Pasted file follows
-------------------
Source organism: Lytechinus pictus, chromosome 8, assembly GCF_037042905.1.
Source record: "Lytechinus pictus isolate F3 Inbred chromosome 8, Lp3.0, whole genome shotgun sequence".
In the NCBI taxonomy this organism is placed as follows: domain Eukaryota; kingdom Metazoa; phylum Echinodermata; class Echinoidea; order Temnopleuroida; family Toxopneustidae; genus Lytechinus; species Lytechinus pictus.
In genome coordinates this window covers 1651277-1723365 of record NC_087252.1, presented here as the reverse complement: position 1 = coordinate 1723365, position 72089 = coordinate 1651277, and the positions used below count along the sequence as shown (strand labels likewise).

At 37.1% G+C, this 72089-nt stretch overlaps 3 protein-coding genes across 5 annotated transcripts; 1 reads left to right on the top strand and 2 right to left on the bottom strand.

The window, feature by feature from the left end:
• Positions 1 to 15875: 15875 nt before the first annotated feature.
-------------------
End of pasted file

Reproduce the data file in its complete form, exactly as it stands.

Source organism: Lytechinus pictus, chromosome 8, assembly GCF_037042905.1.
Source record: "Lytechinus pictus isolate F3 Inbred chromosome 8, Lp3.0, whole genome shotgun sequence".
In the NCBI taxonomy this organism is placed as follows: domain Eukaryota; kingdom Metazoa; phylum Echinodermata; class Echinoidea; order Temnopleuroida; family Toxopneustidae; genus Lytechinus; species Lytechinus pictus.
In genome coordinates this window covers 1651277-1723365 of record NC_087252.1, presented here as the reverse complement: position 1 = coordinate 1723365, position 72089 = coordinate 1651277, and the positions used below count along the sequence as shown (strand labels likewise).

At 37.1% G+C, this 72089-nt stretch overlaps 3 protein-coding genes across 5 annotated transcripts; 1 reads left to right on the top strand and 2 right to left on the bottom strand.

The window, feature by feature from the left end:
• Positions 1 to 15875: 15875 nt before the first annotated feature.